Three years ago, in response to widespread public support, Congress passed the Bipartisan Campaign Reform Act of 2002 (BCRA).
First, there was no "widespread support" for this bill. Most Americans could have cared less about this issue. In March 2002, the biggest issue on people's minds was 9/11 and national security concerns. Even in the 2000 elections, John McCain did not get a lot of traction on campaign finance reform as an issue.
Next, Sample starts off fine, but ends with a little misdirection.
Established by the Federal Election Campaign Act of 1974, the Federal Election Commission’s (FEC) six commissioners are appointed by the president and confirmed by the Senate, with no more than three members to be affiliated with one political party. Nominees of both major parties have often been chosen for their perceived partisan loyalties, rather than for their ability and inclination to enforce the laws passed by Congress. Indeed, one outgoing GOP commissioner, Bradley Smith, routinely advocated the abolition of the very commission of which he was a member, and the repeal of the laws the taxpayers were paying him to administer.
I will agree that many Commissioners have been chosen for their partisan affiliation, but even those Commissioners with whom I disagree have, in my opinion, done as good a job as is possible given they are tasked with enforcing a monstrosity of a law that Congress gives them. But Comissioner Smith's advocation for the dismantling of the FEC in no way affected his ability to act as a Commissioner. Indeed in many ways, his interpretations and efforts come closest to an accurate interpretation of the law as it was written by Congress--including McCain and Co.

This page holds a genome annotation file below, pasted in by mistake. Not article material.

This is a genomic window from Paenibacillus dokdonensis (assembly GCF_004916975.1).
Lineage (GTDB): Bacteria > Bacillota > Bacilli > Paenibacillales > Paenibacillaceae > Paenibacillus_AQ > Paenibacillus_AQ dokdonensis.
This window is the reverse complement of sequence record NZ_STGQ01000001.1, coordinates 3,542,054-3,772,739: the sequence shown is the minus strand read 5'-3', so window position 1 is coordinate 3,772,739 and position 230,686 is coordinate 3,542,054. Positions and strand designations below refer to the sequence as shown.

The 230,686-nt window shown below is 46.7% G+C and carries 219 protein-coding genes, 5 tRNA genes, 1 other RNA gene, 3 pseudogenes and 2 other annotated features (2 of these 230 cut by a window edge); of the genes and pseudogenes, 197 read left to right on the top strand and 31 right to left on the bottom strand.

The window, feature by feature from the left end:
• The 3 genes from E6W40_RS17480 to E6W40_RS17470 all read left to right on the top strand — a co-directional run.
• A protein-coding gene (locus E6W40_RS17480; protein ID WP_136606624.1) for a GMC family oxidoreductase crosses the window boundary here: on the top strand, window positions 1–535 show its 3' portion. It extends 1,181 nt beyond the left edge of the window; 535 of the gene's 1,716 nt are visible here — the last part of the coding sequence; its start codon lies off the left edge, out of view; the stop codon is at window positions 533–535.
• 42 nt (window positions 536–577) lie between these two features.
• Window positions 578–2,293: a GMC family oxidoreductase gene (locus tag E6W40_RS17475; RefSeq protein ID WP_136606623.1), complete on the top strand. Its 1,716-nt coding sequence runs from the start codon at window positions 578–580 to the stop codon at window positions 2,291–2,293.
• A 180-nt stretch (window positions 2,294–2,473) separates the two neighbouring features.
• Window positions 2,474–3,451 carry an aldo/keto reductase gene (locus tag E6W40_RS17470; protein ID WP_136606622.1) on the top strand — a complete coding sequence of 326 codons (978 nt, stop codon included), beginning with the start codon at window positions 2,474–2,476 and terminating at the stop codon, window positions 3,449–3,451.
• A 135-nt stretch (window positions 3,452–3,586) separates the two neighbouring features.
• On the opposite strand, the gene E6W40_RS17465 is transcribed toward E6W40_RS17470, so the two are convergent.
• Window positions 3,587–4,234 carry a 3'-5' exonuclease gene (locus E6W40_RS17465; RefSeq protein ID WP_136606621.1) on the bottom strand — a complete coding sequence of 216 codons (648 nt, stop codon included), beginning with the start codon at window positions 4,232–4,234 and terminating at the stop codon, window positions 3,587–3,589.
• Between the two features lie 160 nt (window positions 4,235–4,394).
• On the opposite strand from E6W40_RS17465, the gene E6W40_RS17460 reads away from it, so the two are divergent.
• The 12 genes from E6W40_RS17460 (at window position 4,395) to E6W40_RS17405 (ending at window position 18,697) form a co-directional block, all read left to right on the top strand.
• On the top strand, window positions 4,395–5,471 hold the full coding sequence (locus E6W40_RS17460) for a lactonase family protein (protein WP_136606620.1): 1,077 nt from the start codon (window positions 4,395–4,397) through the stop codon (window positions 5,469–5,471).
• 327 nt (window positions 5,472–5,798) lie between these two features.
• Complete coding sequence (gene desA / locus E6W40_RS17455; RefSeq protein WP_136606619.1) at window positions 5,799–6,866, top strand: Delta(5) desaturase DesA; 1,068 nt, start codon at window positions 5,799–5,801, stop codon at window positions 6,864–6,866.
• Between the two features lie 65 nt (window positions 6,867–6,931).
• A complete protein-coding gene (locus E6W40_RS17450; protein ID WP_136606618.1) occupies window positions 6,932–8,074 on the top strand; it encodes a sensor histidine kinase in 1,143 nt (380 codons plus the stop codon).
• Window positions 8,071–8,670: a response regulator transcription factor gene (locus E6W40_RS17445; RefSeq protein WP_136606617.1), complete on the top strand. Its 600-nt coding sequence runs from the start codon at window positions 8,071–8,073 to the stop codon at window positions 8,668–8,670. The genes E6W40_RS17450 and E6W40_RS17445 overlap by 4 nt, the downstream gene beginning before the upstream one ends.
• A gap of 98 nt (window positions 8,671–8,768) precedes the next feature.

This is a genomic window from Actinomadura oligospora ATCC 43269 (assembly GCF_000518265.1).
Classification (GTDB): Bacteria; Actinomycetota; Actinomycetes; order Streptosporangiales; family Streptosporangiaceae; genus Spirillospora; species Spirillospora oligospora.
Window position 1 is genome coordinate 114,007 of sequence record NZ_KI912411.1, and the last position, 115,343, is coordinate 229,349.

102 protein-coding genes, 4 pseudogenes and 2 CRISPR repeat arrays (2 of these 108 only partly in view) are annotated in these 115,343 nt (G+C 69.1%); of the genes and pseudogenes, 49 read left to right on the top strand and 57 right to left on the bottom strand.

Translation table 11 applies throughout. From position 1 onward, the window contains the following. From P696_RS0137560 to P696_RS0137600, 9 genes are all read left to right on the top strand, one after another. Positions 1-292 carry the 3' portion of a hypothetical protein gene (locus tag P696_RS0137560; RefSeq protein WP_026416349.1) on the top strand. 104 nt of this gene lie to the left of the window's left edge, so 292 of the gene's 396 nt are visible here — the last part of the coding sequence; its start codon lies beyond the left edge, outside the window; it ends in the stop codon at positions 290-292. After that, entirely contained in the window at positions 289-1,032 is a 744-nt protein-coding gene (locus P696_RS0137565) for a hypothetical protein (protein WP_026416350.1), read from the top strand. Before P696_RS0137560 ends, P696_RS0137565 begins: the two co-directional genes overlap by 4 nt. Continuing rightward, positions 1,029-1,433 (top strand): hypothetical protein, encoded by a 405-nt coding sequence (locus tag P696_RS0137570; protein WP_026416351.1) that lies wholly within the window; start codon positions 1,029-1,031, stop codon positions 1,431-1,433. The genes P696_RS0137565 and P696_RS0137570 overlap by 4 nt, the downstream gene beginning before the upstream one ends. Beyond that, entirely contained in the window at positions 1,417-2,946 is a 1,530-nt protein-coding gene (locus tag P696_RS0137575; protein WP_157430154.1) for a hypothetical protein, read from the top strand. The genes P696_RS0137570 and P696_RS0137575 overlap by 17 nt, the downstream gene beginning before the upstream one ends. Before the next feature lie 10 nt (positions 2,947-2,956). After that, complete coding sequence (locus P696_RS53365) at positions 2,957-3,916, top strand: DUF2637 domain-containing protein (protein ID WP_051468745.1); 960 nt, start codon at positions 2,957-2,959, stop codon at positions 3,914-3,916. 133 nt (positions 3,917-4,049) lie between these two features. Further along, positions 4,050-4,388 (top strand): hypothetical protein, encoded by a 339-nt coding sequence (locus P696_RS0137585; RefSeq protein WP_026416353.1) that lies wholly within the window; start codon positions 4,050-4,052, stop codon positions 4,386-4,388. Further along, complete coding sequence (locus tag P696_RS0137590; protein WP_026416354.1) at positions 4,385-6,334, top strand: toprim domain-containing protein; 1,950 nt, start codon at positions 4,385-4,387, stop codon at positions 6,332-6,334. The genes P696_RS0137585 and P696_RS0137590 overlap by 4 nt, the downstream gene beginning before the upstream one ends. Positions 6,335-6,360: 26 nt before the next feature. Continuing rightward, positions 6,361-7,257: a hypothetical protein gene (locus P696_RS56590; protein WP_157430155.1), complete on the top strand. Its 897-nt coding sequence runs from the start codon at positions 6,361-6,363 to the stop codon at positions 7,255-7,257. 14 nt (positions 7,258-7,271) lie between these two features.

The FEC is a Congressional created body designed to be weak, otherwise, why wouldn't the FEC look more like the Federal Communnications Commission or the Federal Trade Commission, with a odd number of Commissioners and a permanent chairperson. The answer, because Congress, the body most regulated by the FEC, did not want the FEC to be too powerful. When commentators like Mr. Sample join the fray in a disingenuous or ill-informed matter, people end up with a skewed view of the FEC and its mission. If we wanted to true campaign finance regulation, a lot of procedural changes would be needed.
Finally, there is this little gem aimed at President Bush:
Pollyanish though it seems, a legitimate opportunity exists to facilitate a respected—and productive—FEC. To make that a reality, President Bush must choose to listen to the true, proven advocates of campaign finance reform. Recently, the principal sponsors of BCRA in the House and the Senate, from both sides of the aisle, urged President Bush to appoint commissioners “who are serious about their duties to enforce campaign finance laws.” That is the radical proposition.
First, president Bush, or even Senator Reid, need not listen to the reformers. One of the perogatives of leadership is the ability to make decisions despite the advice of so-called experts. Second, the names offered by McCain, et al, are mere suggestions. The role of the Senate is to advise and consent. They have provided advice, it doesn't mean the President has to take it. If the Senate doesn't like a nominee, finds them unqualified, then they can reject the nominee--if they dare.
The FEC has a terrible job, one that I am not sure I would wish on my worst enemy (although I would take the job if asked by any president). They must interpret a law that is far from crystalline and any decision they make interpreting the law is guaranteed to irritate someone. Perhaps Mr. Sample would like the job--then he could see how hard it is. Even though I don't like some of the decision Chairman Thomas may sometimes make, I respect the man for the effort he puts into the job--as should we all. Because once again, McCain and the reform community want to make scapegoats out of the victims they created.
Posted on OTB's Traffic Jam